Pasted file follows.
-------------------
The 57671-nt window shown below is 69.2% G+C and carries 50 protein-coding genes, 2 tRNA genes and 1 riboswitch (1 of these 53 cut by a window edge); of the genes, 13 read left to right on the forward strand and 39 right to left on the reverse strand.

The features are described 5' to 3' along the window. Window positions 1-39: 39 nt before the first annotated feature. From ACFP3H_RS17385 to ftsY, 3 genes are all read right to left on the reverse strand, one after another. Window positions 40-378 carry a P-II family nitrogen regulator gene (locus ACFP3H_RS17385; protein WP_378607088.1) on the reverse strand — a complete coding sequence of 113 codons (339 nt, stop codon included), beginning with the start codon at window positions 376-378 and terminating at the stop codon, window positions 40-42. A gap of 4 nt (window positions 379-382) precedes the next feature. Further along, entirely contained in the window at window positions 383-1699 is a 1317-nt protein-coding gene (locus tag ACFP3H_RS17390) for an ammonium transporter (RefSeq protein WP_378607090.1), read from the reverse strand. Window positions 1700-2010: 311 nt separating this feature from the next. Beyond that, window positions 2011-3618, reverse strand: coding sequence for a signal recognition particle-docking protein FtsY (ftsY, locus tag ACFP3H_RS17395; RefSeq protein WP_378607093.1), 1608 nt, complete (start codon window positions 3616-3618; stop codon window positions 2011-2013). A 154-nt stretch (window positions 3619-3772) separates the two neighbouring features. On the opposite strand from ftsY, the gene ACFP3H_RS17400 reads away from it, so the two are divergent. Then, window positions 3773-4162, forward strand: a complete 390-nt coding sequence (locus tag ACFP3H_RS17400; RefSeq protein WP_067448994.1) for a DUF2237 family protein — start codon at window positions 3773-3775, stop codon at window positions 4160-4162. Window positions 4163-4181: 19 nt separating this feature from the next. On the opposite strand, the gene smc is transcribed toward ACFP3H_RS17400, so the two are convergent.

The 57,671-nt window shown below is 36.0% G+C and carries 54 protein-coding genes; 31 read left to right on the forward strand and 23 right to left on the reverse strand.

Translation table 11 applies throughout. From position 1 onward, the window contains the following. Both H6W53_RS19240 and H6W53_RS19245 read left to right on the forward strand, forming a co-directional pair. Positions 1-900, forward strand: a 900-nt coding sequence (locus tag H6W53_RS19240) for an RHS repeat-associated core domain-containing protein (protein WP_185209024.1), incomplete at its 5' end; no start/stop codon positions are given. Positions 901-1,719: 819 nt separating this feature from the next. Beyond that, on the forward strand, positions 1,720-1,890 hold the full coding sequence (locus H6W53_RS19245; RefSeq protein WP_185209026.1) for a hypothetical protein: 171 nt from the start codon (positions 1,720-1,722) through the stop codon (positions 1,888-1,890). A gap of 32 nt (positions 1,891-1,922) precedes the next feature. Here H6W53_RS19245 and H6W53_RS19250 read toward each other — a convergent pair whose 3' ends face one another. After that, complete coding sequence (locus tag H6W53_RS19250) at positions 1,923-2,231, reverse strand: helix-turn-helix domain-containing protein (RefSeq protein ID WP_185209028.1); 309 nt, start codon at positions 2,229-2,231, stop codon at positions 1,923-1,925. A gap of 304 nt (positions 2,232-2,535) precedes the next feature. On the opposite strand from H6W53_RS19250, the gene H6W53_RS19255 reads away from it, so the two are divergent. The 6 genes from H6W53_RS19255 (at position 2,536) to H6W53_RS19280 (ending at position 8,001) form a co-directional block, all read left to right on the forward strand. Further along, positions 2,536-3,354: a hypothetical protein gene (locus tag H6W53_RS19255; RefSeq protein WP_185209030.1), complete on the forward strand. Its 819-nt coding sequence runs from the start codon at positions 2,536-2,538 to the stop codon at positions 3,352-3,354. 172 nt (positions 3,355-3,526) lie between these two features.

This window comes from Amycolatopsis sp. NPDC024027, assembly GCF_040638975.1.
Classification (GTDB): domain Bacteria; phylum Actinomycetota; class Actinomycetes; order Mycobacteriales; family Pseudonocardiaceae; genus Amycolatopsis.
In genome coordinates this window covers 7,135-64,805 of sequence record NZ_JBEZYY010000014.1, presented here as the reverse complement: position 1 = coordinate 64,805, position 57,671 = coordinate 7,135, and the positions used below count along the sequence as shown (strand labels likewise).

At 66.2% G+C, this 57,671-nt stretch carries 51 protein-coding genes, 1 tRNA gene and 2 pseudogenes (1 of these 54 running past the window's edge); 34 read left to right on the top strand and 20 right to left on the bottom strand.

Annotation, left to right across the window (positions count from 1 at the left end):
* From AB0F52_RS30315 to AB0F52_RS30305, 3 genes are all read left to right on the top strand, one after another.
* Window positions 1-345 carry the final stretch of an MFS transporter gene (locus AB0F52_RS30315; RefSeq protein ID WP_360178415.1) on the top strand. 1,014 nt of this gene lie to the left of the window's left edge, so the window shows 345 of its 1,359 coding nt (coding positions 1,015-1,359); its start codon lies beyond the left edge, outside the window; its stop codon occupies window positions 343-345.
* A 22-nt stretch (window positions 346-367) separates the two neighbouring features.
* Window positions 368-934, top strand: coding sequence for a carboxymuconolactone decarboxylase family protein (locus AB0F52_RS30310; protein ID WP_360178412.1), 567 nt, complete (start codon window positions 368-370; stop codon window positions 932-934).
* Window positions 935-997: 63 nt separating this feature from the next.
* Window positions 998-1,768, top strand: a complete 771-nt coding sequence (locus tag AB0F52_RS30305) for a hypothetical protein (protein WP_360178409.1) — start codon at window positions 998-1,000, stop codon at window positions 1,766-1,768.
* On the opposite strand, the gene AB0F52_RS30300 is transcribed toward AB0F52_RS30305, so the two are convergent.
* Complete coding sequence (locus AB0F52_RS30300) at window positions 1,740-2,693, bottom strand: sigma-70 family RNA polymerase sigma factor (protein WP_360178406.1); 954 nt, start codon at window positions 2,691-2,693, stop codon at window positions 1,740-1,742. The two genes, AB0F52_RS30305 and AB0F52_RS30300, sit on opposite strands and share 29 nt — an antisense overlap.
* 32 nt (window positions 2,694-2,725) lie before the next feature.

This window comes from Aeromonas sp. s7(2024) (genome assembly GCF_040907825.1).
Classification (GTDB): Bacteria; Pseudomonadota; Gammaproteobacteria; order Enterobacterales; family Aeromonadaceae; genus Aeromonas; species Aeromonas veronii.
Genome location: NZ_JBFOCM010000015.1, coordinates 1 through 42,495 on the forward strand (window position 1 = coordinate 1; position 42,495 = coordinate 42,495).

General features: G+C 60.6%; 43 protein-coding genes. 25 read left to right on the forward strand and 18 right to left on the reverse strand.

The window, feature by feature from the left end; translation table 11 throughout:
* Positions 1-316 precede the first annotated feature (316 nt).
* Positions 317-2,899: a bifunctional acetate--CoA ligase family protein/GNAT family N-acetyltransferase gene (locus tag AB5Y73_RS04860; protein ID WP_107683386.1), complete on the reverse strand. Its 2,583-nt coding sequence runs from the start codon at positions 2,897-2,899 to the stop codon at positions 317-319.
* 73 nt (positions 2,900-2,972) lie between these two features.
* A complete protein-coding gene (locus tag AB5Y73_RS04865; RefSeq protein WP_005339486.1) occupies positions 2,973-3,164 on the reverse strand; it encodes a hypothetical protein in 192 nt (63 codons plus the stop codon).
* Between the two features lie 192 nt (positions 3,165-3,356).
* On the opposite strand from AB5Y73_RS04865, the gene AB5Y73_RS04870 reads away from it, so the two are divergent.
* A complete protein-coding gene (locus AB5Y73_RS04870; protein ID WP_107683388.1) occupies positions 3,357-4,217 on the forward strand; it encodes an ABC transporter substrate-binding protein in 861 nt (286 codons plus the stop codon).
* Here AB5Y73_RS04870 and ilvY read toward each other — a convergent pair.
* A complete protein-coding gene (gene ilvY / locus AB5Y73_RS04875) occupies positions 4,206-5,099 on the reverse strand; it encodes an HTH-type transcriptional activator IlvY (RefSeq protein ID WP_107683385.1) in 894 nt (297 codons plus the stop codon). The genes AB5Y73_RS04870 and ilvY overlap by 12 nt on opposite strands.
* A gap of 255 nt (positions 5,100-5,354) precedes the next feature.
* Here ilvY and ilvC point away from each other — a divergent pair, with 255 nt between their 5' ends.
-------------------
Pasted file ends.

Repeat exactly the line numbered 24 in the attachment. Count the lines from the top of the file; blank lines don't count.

* Positions 1-316 precede the first annotated feature (316 nt).